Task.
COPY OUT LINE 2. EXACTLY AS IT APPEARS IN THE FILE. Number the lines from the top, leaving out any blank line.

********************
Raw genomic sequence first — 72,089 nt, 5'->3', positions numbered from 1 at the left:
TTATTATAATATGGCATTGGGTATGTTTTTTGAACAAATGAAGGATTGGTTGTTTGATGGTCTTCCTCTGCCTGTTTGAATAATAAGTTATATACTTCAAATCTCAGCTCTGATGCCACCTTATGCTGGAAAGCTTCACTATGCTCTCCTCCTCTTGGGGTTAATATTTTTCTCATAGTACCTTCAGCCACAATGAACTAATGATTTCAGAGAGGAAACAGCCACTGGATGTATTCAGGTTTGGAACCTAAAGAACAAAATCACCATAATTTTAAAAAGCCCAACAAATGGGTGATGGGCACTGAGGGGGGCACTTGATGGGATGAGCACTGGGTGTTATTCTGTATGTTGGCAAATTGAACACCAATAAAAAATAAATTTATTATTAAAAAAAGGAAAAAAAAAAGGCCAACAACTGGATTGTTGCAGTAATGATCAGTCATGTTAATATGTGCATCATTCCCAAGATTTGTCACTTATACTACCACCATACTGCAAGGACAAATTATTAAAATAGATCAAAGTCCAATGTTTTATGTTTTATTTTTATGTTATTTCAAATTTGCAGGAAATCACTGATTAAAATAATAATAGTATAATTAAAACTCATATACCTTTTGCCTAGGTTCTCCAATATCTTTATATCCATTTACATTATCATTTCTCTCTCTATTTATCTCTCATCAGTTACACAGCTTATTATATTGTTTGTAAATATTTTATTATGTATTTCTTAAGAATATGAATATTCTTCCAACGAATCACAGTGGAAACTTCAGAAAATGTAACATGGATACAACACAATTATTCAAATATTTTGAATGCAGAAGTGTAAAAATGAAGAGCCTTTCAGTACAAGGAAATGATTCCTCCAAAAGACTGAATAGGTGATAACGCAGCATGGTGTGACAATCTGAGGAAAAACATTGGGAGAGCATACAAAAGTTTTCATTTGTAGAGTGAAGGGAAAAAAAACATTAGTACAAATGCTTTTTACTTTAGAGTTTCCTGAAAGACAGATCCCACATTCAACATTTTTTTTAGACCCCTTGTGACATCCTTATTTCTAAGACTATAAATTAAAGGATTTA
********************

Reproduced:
TTATTATAATATGGCATTGGGTATGTTTTTTGAACAAATGAAGGATTGGTTGTTTGATGGTCTTCCTCTGCCTGTTTGAATAATAAGTTATATACTTCAAATCTCAGCTCTGATGCCACCTTATGCTGGAAAGCTTCACTATGCTCTCCTCCTCTTGGGGTTAATATTTTTCTCATAGTACCTTCAGCCACAATGAACTAATGATTTCAGAGAGGAAACAGCCACTGGATGTATTCAGGTTTGGAACCTAAAGAACAAAATCACCATAATTTTAAAAAGCCCAACAAATGGGTGATGGGCACTGAGGGGGGCACTTGATGGGATGAGCACTGGGTGTTATTCTGTATGTTGGCAAATTGAACACCAATAAAAAATAAATTTATTATTAAAAAAAGGAAAAAAAAAAGGCCAACAACTGGATTGTTGCAGTAATGATCAGTCATGTTAATATGTGCATCATTCCCAAGATTTGTCACTTATACTACCACCATACTGCAAGGACAAATTATTAAAATAGATCAAAGTCCAATGTTTTATGTTTTATTTTTATGTTATTTCAAATTTGCAGGAAATCACTGATTAAAATAATAATAGTATAATTAAAACTCATATACCTTTTGCCTAGGTTCTCCAATATCTTTATATCCATTTACATTATCATTTCTCTCTCTATTTATCTCTCATCAGTTACACAGCTTATTATATTGTTTGTAAATATTTTATTATGTATTTCTTAAGAATATGAATATTCTTCCAACGAATCACAGTGGAAACTTCAGAAAATGTAACATGGATACAACACAATTATTCAAATATTTTGAATGCAGAAGTGTAAAAATGAAGAGCCTTTCAGTACAAGGAAATGATTCCTCCAAAAGACTGAATAGGTGATAACGCAGCATGGTGTGACAATCTGAGGAAAAACATTGGGAGAGCATACAAAAGTTTTCATTTGTAGAGTGAAGGGAAAAAAAACATTAGTACAAATGCTTTTTACTTTAGAGTTTCCTGAAAGACAGATCCCACATTCAACATTTTTTTTAGACCCCTTGTGACATCCTTATTTCTAAGACTATAAATTAAAGGATTTA